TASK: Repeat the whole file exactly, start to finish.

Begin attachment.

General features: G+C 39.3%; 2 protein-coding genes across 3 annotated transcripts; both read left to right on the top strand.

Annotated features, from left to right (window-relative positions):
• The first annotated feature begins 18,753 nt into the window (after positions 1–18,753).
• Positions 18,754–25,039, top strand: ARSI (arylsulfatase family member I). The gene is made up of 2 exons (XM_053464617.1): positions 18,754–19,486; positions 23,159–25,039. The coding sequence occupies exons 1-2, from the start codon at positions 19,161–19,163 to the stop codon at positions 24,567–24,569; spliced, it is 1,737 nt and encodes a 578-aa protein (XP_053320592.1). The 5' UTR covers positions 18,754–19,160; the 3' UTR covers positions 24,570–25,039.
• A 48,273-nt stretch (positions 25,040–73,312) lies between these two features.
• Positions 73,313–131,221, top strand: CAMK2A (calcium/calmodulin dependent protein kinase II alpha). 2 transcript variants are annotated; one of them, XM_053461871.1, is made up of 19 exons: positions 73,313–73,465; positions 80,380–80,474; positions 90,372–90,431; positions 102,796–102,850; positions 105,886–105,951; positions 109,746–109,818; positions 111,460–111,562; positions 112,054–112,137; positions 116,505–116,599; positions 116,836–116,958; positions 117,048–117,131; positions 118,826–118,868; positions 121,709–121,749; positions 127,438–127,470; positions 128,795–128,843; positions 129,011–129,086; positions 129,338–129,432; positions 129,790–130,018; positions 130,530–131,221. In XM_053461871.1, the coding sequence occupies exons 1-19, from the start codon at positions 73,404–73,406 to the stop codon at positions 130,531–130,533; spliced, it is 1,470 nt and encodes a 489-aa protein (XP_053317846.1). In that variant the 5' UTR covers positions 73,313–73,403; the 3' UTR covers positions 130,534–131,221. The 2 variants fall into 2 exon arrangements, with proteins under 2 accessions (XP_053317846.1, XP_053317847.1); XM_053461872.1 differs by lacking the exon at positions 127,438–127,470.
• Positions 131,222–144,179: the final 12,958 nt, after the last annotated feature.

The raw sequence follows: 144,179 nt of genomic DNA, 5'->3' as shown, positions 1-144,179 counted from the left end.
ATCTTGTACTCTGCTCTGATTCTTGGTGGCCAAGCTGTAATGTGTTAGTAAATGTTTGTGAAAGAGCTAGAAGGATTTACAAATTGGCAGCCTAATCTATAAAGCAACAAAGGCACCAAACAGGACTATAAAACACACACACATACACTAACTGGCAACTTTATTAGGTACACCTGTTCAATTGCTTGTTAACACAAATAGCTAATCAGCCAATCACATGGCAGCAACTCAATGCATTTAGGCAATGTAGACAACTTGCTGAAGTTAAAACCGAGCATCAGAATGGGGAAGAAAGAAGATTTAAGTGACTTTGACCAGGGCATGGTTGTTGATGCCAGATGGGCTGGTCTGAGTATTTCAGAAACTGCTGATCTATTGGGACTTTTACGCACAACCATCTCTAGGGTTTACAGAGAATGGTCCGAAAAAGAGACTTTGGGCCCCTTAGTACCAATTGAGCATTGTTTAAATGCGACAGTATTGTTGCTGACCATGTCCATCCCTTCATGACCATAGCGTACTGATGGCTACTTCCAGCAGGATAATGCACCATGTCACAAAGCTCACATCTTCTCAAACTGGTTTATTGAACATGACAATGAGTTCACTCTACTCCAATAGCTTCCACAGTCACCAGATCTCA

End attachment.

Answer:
General features: G+C 39.3%; 2 protein-coding genes across 3 annotated transcripts; both read left to right on the top strand.

Annotated features, from left to right (window-relative positions):
• The first annotated feature begins 18,753 nt into the window (after positions 1–18,753).
• Positions 18,754–25,039, top strand: ARSI (arylsulfatase family member I). The gene is made up of 2 exons (XM_053464617.1): positions 18,754–19,486; positions 23,159–25,039. The coding sequence occupies exons 1-2, from the start codon at positions 19,161–19,163 to the stop codon at positions 24,567–24,569; spliced, it is 1,737 nt and encodes a 578-aa protein (XP_053320592.1). The 5' UTR covers positions 18,754–19,160; the 3' UTR covers positions 24,570–25,039.
• A 48,273-nt stretch (positions 25,040–73,312) lies between these two features.
• Positions 73,313–131,221, top strand: CAMK2A (calcium/calmodulin dependent protein kinase II alpha). 2 transcript variants are annotated; one of them, XM_053461871.1, is made up of 19 exons: positions 73,313–73,465; positions 80,380–80,474; positions 90,372–90,431; positions 102,796–102,850; positions 105,886–105,951; positions 109,746–109,818; positions 111,460–111,562; positions 112,054–112,137; positions 116,505–116,599; positions 116,836–116,958; positions 117,048–117,131; positions 118,826–118,868; positions 121,709–121,749; positions 127,438–127,470; positions 128,795–128,843; positions 129,011–129,086; positions 129,338–129,432; positions 129,790–130,018; positions 130,530–131,221. In XM_053461871.1, the coding sequence occupies exons 1-19, from the start codon at positions 73,404–73,406 to the stop codon at positions 130,531–130,533; spliced, it is 1,470 nt and encodes a 489-aa protein (XP_053317846.1). In that variant the 5' UTR covers positions 73,313–73,403; the 3' UTR covers positions 130,534–131,221. The 2 variants fall into 2 exon arrangements, with proteins under 2 accessions (XP_053317846.1, XP_053317847.1); XM_053461872.1 differs by lacking the exon at positions 127,438–127,470.
• Positions 131,222–144,179: the final 12,958 nt, after the last annotated feature.

The raw sequence follows: 144,179 nt of genomic DNA, 5'->3' as shown, positions 1-144,179 counted from the left end.
ATCTTGTACTCTGCTCTGATTCTTGGTGGCCAAGCTGTAATGTGTTAGTAAATGTTTGTGAAAGAGCTAGAAGGATTTACAAATTGGCAGCCTAATCTATAAAGCAACAAAGGCACCAAACAGGACTATAAAACACACACACATACACTAACTGGCAACTTTATTAGGTACACCTGTTCAATTGCTTGTTAACACAAATAGCTAATCAGCCAATCACATGGCAGCAACTCAATGCATTTAGGCAATGTAGACAACTTGCTGAAGTTAAAACCGAGCATCAGAATGGGGAAGAAAGAAGATTTAAGTGACTTTGACCAGGGCATGGTTGTTGATGCCAGATGGGCTGGTCTGAGTATTTCAGAAACTGCTGATCTATTGGGACTTTTACGCACAACCATCTCTAGGGTTTACAGAGAATGGTCCGAAAAAGAGACTTTGGGCCCCTTAGTACCAATTGAGCATTGTTTAAATGCGACAGTATTGTTGCTGACCATGTCCATCCCTTCATGACCATAGCGTACTGATGGCTACTTCCAGCAGGATAATGCACCATGTCACAAAGCTCACATCTTCTCAAACTGGTTTATTGAACATGACAATGAGTTCACTCTACTCCAATAGCTTCCACAGTCACCAGATCTCA